Muscat: An environment-friendly process to treat and recycle wastewater in Oman has won an award from the Ministry of Higher Education, Research and Innovation.
The process involves a wetland system consisting of locally sourced gravel, sand, and reeds to treat wastewater by natural methods so that it can be repurposed for irrigation.
Built on an area spanning 995 square metres in the premises of the wastewater treatment plant in Quriyat, the system was designed for Omani climatic conditions, using no mechanical parts.
The treatment system was designed by Buthaina Al Wahaibi, Mahad Baawain, Dr Alexandros Stefanakis, Dr Tahereh Jafary, Dr Mortaza Aghbashli, Dr Meisam Tabatabei and Dr Abdullah Al Mamun, for which they were awarded the Annual Research Award for 2021 in the category of Best Published Research Led by a Young Researcher (non-PhD holder) in the Environment and Biological Resources Sector.
Dr Alexandros Stefanakis, who worked on the project, and is employed as an assistant professor at the Technical University of Crete in Greece, explained the increasing need to focus on more and more environmentally sustainable solutions.
“It is only now that we realise the magnitude of the global environmental problems and their impact,” said Stefanakis, who is also a Climate Pact Ambassador for the European Commission. “For decades – or even centuries – economic growth followed the so-called linear model of ‘take-make-consume-waste’, which is based on the continuous extraction of natural resources and the subsequent creation of products, and eventually waste.
“This process resulted in environmental issues we are all aware of, from climate change and global warming, to local water and soil pollution,” he added. “However, we know now that natural resources are limited and eventually will be depleted if we continue with this thoughtless extraction, while the international scientific community continues to warn (us) about the irreversible impact of our actions, if we don’t respond now.
“This is the trigger and the motivation to adopt sustainable principles and practices and move to a different model of economic growth: that of a circular economy, where treated water or solid waste is viewed as a new resource, and where green technologies are developed to minimise environmental impact. And this is why nature-based solutions, such as the one studied in this research project, perfectly achieve this goal.”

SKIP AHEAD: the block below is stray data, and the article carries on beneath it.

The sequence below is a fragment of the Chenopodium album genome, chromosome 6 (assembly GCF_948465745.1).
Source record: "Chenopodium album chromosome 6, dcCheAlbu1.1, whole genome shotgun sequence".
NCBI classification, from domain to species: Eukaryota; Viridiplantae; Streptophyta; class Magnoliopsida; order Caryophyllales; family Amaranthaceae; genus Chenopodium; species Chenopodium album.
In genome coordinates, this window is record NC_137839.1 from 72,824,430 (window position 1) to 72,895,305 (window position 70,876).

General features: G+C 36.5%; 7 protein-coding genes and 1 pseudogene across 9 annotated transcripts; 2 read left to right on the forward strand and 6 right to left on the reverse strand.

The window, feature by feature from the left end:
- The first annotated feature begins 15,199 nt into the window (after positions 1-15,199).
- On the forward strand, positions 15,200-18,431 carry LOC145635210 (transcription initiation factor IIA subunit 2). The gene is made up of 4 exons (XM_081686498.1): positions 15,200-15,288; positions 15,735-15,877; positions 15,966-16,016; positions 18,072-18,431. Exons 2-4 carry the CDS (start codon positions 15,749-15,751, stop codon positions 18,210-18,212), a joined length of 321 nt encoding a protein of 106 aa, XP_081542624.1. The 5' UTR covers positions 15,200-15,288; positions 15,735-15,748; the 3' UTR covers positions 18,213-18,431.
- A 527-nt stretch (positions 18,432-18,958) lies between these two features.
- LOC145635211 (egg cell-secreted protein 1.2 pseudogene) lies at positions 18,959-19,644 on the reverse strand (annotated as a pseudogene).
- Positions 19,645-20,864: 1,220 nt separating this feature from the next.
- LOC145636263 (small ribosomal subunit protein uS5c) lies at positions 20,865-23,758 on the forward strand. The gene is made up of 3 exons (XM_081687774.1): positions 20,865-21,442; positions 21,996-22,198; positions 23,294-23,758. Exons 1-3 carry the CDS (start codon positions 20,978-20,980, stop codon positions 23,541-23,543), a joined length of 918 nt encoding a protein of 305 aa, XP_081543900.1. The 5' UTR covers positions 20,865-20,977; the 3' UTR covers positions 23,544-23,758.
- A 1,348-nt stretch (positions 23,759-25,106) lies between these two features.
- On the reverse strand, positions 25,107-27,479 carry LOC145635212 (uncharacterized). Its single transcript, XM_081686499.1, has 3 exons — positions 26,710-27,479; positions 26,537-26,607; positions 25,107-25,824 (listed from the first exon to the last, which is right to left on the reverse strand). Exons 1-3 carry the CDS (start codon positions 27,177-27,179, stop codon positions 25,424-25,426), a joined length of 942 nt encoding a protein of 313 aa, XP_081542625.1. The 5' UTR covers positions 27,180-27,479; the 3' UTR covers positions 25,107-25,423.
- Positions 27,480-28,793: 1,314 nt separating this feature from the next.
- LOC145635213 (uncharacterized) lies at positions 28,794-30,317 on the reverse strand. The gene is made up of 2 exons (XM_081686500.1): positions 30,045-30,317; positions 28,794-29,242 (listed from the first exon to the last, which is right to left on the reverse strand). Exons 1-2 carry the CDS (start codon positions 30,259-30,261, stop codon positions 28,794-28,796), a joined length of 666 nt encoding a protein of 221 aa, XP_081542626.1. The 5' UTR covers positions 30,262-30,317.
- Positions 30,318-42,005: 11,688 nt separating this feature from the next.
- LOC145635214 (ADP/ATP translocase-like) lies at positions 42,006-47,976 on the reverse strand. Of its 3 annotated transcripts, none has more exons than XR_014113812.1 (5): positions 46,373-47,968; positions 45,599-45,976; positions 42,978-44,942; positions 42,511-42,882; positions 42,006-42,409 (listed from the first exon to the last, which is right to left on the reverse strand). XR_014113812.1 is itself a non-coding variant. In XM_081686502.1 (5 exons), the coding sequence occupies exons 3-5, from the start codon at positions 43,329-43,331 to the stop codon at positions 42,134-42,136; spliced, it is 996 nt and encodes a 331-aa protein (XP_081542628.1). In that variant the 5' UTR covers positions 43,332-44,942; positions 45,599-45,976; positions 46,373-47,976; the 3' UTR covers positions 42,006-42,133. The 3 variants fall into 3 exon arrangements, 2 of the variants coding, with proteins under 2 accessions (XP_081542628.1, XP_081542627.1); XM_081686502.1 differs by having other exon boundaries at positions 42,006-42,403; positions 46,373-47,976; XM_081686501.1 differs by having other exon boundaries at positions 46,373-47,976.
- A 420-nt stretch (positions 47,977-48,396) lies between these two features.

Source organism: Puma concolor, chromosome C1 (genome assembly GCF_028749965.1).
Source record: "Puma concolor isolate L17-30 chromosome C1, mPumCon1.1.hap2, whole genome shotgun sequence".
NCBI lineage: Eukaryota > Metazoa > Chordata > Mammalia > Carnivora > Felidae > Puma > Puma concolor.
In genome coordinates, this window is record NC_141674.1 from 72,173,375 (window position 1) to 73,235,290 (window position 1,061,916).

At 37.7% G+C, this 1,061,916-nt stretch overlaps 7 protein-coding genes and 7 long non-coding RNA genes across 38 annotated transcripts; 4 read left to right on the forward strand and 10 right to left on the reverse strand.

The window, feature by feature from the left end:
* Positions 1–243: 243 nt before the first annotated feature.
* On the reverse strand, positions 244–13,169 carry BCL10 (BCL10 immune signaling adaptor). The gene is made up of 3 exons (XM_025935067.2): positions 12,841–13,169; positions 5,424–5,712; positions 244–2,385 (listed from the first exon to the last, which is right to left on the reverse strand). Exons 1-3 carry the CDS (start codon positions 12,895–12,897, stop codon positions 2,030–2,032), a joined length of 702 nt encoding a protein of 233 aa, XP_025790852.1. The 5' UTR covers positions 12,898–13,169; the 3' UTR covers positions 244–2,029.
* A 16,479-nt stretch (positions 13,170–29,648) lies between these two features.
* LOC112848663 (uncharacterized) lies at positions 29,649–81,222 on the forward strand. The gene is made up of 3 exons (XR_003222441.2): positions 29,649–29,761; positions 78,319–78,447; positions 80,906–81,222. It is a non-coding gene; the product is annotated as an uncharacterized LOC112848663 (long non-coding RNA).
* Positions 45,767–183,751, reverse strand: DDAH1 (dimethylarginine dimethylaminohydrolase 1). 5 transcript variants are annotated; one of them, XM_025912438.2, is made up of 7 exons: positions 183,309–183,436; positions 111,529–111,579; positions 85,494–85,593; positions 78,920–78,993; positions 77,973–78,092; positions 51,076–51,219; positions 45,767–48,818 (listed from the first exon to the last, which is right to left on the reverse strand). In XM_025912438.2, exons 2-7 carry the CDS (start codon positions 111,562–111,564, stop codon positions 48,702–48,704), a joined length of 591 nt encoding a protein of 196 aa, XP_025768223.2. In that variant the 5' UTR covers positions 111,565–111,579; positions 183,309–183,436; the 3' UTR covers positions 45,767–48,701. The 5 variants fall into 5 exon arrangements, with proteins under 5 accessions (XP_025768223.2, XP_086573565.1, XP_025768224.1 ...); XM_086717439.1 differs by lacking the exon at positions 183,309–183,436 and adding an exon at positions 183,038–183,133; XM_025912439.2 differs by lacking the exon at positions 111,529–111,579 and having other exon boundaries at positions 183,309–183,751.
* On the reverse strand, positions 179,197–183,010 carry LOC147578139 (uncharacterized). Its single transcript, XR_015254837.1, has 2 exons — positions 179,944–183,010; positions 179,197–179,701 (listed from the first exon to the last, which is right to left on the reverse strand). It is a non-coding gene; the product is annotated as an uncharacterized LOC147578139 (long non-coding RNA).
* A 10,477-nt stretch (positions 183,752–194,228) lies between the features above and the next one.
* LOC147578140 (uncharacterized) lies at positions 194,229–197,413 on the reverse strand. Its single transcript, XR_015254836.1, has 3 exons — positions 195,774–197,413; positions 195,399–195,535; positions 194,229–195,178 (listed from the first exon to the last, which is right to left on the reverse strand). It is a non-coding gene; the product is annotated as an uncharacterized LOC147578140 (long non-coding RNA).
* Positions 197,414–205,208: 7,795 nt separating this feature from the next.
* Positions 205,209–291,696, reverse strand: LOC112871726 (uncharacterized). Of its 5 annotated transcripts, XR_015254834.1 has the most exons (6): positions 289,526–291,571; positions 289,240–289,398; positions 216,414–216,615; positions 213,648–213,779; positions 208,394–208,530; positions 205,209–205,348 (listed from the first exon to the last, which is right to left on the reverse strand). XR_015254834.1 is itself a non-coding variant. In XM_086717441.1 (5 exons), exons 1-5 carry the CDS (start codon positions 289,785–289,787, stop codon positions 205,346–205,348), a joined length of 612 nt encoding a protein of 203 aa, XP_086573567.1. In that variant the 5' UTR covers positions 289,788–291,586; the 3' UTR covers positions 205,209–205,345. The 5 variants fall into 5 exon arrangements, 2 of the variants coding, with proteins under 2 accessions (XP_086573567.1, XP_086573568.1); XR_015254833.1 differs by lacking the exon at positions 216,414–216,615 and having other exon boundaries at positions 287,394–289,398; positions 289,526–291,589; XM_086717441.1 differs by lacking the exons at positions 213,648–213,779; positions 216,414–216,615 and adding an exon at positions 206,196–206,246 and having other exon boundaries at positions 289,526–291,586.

The water treatment project in Quriyat was done for Haya Water, in collaboration with The Research Council Fund, and Sultan Qaboos University. Seen as a cost-effective solution that has environmental as well as economic benefits, the green wastewater treatment plant is one that can be used on a small, as well as large-scale, and requires minimum operation and maintenance.
Until about two years ago, Stefanakis was employed in Oman, working as an engineer specialising in constructed wetlands, implementing green projects for sustainable waste management in the region. He is currently working on a host of other environmental projects around the world, including eight research studies across Africa, Europe and the US.
He is also overseeing three wetlands projects in Saudi Arabia, Qatar and Iran. In Brazil, one of the largest systems is under construction for sustainable treatment of wastewater from mines. In Lebanon, he is involved in building another full-scale wetland system, while in Egypt, he just completed a project involving the cleanup of a polluted river using natural solutions.
“If we continue to follow unsustainable growth models, the consequences will be devastating,” explained Stefanakis. “We can already observe rise in global temperature, increasing frequency and intensity of catastrophic events and extreme weather phenomena, and a decrease in ice cover in the Arctic. All these global issues are also expressed at national and local levels across the world. We can all understand the effects of these phenomena on society, our health and our ecosystems. Of course, we can imagine the major impact this will have on our economies.
“I believe that although many countries are doing a lot, we are not doing all that is necessary,” he admitted. “Although there are many suggestions, initiatives and guidelines by international organisations, the adoption rate of these practices is not very satisfying. The climate crisis has now reached a point where we do not have time to waste. There is strong scientific evidence that this decade will be a decisive one in terms of whether we will reach the targets set by the Paris Agreement.
“This means that we should transform and decarbonise our economies much faster than we are doing it right now,” he added.
“Of course, this is not an easy process. But, the future of our children depends on our actions today.”